Pension funds have to be taken into account as part of the overall terms of a financial settlement within a divorce. They are often a very valuable asset and also a complicated one on numerous levels. In this blog post I explore with solicitor, collaborative lawyer and mediator Gemma Hope from Family Law Partners the difficulties that can arise in relation to dealing with pensions within a divorce financial settlement, both from a legal and emotional perspective.
First things first: pensions are subject to full disclosure and a starting point of equality
From your point of view Gemma, what’s the first thing separating couples need to think about in relation to pensions?
I would say that the first point to be aware of is that there is a duty for all separating spouses to provide each other with full financial disclosure, this includes details of any pension provisions.
The starting point when looking at the value of a pension is generally its Cash Equivalent Value (CEV). However, the CEV will not always reflect the true value of a pension fund. It is usually necessary to instruct a specialist financial adviser or actuary who is a Pension Expert on Divorce (PODE) to report on how the pensions should be dealt with within the terms of a divorce financial settlement.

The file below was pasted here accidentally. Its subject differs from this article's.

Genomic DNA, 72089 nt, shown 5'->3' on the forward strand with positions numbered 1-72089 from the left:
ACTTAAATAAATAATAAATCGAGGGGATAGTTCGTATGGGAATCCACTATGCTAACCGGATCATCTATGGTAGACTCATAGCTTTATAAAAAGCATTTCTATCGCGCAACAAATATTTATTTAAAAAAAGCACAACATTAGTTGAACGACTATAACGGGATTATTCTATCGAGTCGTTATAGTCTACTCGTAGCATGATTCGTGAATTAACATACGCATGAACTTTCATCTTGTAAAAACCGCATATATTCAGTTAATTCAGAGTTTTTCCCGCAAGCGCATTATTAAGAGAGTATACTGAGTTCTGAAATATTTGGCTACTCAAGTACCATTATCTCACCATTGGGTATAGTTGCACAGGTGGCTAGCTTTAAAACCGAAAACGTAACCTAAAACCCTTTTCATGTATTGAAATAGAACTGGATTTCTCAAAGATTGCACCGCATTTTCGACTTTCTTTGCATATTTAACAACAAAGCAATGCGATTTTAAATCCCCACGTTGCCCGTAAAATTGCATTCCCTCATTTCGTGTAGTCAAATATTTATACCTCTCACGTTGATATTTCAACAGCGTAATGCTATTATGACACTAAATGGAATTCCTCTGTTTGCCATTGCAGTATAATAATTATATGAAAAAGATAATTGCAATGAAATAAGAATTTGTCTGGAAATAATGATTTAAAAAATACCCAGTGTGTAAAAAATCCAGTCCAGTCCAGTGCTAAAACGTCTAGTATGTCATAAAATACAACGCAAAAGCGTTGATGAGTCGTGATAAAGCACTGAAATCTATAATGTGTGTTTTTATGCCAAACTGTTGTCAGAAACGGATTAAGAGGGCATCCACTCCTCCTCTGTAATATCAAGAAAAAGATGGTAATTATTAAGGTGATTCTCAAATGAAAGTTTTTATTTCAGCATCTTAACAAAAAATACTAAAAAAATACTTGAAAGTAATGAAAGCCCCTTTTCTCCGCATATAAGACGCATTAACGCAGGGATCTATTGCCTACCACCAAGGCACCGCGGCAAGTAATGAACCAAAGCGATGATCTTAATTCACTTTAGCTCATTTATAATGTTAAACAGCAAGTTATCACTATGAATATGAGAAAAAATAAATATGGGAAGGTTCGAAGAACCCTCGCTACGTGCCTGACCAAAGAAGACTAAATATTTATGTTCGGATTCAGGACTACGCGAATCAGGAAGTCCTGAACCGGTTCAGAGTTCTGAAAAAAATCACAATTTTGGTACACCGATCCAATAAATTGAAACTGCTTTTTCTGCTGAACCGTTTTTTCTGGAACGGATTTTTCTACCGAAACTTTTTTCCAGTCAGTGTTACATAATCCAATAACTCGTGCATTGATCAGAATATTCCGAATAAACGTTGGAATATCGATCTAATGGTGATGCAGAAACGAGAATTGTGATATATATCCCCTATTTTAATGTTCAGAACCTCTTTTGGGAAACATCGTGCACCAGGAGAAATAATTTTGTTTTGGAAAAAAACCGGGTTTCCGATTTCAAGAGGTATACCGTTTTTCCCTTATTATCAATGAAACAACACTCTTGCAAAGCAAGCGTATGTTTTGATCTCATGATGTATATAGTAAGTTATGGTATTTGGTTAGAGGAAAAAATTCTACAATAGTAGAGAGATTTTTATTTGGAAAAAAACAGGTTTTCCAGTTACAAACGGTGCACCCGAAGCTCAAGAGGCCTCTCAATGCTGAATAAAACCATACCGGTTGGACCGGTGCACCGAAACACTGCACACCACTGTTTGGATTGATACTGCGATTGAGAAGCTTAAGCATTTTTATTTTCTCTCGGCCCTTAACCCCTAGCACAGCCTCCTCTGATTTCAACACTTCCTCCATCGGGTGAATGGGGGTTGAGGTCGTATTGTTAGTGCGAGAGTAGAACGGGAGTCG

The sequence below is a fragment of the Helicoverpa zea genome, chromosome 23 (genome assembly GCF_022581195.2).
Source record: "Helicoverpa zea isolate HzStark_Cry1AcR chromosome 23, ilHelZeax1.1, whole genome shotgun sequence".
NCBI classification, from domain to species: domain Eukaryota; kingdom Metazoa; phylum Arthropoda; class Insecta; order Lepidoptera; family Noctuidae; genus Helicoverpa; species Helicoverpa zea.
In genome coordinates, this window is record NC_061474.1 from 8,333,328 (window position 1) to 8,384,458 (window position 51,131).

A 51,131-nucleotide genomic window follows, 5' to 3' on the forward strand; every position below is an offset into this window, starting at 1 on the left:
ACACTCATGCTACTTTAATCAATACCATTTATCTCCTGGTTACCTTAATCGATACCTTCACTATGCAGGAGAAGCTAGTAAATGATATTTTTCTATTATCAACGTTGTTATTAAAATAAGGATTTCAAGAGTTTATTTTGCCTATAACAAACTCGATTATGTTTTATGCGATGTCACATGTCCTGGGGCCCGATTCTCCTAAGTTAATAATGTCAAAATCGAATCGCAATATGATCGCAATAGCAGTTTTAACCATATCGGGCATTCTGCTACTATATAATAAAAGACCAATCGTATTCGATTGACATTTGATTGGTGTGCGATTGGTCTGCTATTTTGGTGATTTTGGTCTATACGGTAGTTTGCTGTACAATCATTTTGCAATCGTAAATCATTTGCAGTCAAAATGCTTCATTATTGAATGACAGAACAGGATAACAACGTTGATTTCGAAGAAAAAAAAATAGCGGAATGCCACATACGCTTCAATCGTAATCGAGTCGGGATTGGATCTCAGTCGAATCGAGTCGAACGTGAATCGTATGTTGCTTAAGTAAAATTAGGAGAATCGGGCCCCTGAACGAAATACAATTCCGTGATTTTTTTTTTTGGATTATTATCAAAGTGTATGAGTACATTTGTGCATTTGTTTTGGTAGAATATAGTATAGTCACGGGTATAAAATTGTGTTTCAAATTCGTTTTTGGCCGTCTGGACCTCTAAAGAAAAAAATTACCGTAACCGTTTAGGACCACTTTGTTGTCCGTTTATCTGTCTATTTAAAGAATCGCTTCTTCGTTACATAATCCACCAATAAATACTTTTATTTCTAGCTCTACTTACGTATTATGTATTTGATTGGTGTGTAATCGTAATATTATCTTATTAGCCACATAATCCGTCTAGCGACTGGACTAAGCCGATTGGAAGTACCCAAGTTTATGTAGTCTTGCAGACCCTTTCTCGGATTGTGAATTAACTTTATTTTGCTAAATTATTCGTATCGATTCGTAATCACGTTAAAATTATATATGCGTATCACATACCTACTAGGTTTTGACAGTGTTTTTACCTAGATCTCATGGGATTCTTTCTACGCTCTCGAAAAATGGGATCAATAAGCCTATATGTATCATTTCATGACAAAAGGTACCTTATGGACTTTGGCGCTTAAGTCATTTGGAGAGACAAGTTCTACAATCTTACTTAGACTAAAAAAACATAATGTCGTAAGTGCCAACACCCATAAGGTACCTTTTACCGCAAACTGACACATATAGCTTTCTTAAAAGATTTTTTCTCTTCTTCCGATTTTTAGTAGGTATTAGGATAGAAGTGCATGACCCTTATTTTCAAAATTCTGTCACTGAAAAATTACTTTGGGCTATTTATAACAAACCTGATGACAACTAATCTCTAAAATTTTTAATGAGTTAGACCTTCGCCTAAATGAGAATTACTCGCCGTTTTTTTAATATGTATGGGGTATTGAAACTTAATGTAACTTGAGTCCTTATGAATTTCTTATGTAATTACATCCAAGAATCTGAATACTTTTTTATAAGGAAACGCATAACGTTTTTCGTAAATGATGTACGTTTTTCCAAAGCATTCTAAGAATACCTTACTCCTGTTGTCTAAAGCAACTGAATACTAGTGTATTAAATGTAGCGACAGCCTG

When a couple get divorced, the aim of the court is to achieve a fair financial outcome. An equal division of assets has to be considered.
Sometimes a spouse may need a greater share of the capital value of a pension fund in order to achieve equality in terms of the retirement income that can be generated. In some circumstances a move away from equality can be justified.
Why are there such emotional triggers around pensions in divorce?
When it comes to looking at pensions, this duty of full disclosure and the starting point of equality can for many cause strong emotional triggers.
Kim, from your point of view as a Family Consultant and Financial Coach, why do you think that might be?
People often have very strong emotional attachments to their pensions. A pension is set up with the purpose of enabling a person to retire from their work with a regular income at some date in the future (this is not necessarily the case now, but more on that later).